By Mike Sherman
I’m still waiting for a reasonable explanation for the Vikings’ decision to give Adrian Peterson only 12 carries last Sunday in Dallas. My friend Berry Tramel offered one in his Monday morning column and in the weekly great debate known as the Press Row podcast.
Like I said, I’m still waiting.
Peterson leads the NFL in rushing with 670 yards on 108 carries. There are 13 running backs with more carries, including Cedric Benson, LenDale White and Marshawn Lynch (who like Peterson is a rookie). Ridiculous.
No one is advocating 30 to 35 carries a game for a player stalked by injury questions.
But the guy OU fans came to know as “All Day” isn’t even All Game yet.
Here’s why sanity will prevail this week.
– The Vikings have lost four of five.
– They’re playing a winable game at home Sunday against Philadelphia.
– This week, instead of Tarvaris Jackson, they’re starting a real NFL quarterback in Kelly Holcomb. Stop snickering. Holcomb started a playoff game for the Browns in January 2003, and became only the third quarterback in NFL playoff history to throw for 400 yards. Honest, I didn’t dream this. Then again, Tommy Maddox was the winning quarterback in that game.
– Chester Taylor, a journeyman back who is suddenly being confused with Walter Payton, has a groin injury.
– I’m pretty sure Vikings head coach Brad Childress is interested in keeping his job.
Full disclosure: I drafted Peterson for my son in a fantasy league, but endured two rounds of his “take him now” pleading before picking him in the third round.
But this is more than a fantasy owner’s wish, more than a hunch and much more than an every-other-week trend (Peterson’s carries the last three games: 12-20-12). All indicators say Peterson is due for another big day. Conservative estimate: 20-plus carries, 110-plus yards and at least one TD against the Eagles.
Don’t be shocked if he has another game like he did against the Bears (3 TDs, 224 yards rushing) two weeks ago.
Next Sunday’s Patriots-Colts game looks like the game of the year in the NFL. But the Nov. 29 game in Dallas between the Packers and Cowboys is no slouch. It could decide home-field advantage in the NFC playoffs. It could be a preview of the NFC Championship game.And it could be the smallest viewing audience in the Oklahoma City market for any Cowboys game ever show here.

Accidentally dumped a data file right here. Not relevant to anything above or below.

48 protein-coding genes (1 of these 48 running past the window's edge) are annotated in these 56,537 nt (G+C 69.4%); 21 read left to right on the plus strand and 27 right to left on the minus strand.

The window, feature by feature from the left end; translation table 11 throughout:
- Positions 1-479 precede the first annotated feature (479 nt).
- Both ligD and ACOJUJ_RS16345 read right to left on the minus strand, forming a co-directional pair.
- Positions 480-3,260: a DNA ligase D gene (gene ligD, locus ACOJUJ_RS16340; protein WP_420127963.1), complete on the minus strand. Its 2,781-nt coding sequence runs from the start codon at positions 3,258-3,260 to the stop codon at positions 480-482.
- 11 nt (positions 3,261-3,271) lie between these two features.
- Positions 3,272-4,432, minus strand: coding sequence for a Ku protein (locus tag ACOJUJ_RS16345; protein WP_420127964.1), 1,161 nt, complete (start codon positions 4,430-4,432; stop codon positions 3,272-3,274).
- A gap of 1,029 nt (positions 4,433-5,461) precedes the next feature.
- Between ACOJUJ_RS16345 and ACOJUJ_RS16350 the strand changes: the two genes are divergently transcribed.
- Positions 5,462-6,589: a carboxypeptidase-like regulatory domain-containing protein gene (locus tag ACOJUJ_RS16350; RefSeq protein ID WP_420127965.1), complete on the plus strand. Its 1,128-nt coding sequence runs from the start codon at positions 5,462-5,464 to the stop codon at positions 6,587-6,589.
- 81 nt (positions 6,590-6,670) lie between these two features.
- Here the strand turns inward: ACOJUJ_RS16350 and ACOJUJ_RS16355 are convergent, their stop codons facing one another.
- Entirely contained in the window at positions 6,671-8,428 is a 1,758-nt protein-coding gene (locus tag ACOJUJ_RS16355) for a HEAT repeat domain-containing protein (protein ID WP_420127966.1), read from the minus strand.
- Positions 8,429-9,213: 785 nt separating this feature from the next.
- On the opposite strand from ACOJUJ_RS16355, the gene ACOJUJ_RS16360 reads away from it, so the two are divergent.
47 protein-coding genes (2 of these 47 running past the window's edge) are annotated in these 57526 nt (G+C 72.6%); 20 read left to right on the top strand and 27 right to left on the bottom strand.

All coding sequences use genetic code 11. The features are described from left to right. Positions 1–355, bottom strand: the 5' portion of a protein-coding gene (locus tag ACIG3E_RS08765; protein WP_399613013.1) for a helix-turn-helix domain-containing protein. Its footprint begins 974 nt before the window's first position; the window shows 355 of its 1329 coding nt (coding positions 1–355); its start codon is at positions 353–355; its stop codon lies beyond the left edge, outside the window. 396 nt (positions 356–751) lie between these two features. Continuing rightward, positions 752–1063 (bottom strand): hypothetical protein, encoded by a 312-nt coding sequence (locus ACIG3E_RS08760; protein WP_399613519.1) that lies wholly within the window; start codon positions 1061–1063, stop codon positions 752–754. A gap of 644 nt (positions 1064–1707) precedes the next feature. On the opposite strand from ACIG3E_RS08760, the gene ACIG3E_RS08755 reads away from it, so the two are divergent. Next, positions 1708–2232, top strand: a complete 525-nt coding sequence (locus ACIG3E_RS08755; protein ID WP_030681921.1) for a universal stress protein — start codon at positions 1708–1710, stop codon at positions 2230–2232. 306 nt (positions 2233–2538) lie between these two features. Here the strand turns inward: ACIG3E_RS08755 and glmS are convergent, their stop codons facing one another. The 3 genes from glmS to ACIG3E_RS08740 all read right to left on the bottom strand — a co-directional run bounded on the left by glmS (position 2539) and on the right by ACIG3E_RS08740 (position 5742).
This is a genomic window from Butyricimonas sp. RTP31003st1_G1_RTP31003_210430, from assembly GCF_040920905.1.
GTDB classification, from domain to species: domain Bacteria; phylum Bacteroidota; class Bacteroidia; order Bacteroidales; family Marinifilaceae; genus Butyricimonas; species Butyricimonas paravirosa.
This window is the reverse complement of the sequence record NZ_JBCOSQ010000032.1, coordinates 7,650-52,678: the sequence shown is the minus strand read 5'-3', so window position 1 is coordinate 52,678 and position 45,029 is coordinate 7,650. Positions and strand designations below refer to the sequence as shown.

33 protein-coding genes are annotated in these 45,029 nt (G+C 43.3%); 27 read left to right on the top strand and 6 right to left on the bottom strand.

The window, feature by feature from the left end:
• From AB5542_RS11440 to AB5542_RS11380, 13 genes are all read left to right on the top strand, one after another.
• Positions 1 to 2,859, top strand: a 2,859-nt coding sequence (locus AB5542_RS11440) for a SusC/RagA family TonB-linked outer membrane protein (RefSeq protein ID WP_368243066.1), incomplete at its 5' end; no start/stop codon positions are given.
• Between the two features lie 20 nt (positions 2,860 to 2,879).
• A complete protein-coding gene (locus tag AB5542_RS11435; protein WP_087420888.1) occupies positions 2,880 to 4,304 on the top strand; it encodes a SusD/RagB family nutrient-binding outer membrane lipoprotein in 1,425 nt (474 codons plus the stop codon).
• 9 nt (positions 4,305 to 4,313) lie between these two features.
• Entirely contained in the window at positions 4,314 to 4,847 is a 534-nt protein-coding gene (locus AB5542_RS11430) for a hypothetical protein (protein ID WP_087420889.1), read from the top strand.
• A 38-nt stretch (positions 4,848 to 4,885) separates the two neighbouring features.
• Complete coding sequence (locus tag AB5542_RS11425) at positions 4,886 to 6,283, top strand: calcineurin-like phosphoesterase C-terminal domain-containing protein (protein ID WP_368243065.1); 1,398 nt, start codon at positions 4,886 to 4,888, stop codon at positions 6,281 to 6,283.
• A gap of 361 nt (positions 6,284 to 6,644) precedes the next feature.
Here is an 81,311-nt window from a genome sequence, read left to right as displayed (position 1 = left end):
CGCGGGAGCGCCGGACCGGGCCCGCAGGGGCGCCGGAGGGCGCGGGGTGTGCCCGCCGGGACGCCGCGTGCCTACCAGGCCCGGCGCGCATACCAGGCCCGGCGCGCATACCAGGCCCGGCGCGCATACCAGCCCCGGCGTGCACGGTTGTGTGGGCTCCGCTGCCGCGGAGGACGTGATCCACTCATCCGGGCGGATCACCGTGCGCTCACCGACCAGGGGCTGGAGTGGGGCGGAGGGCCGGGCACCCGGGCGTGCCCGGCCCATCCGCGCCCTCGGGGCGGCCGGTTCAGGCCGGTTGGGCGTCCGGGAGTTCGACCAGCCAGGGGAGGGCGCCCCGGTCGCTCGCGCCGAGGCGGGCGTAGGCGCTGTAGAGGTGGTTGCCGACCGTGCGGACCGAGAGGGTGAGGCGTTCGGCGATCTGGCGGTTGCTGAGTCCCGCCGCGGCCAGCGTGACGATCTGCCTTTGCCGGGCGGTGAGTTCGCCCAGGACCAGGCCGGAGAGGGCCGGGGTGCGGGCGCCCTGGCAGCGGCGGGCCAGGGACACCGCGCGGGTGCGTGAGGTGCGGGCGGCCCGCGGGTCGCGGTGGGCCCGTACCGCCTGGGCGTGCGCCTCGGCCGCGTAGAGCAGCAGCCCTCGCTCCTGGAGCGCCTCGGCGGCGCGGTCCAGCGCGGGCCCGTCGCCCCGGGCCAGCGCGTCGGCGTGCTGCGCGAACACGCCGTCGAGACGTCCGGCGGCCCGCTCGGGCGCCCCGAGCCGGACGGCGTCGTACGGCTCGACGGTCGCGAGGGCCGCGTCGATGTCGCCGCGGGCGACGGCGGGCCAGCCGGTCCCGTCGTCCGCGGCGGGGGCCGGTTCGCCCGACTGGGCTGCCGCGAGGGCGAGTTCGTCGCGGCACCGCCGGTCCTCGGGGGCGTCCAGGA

That 7:15 p.m. Thursday game will be broadcast on the NFL Network, which is carried locally by Direct TV, DISH Network and Cox Digital. It is not carried by Cox in its basic cable package, and those who don’t get cable are out of luck to begin with.
I can’t think of a sporting event more important to local viewers that hasn’t been available to all basic cable subscribers in the Oklahoma City market, unless you count every OU football game ever shown on pay-per-view. Those are probably as big or bigger to most Oklahomans, but not more important.
I remember the outcry the first time a postseason baseball game was carried on a cable channel. But the viewers and fans aren’t the only people concerned this time. Jerry Jones, among other NFL owners, is trying hard to get the NFL Network carried as part of basic cable packages. Good luck with that.
Cable television executives say they’re trying to hold down rates for customers. Unless NFL owners are offering the NFL Network for free and from the goodness of their hearts, don’t look for it on basic anytime soon, unless cable rates creep up too.
I don’t hear anyone talking about this right now. Too much local attention on OU, OSU, etc. Next week, everyone is going to be talking Patriots-Colts. But look for the outcry from the local masses to intensify as that Packers-Cowboys game approaches. Either that, or look for this to be a catalyst in convincing a bunch of folks to upgrade or change their cable service.
And if you don’t want to do that, it’s time to reaquaint yourself with the local sports bars.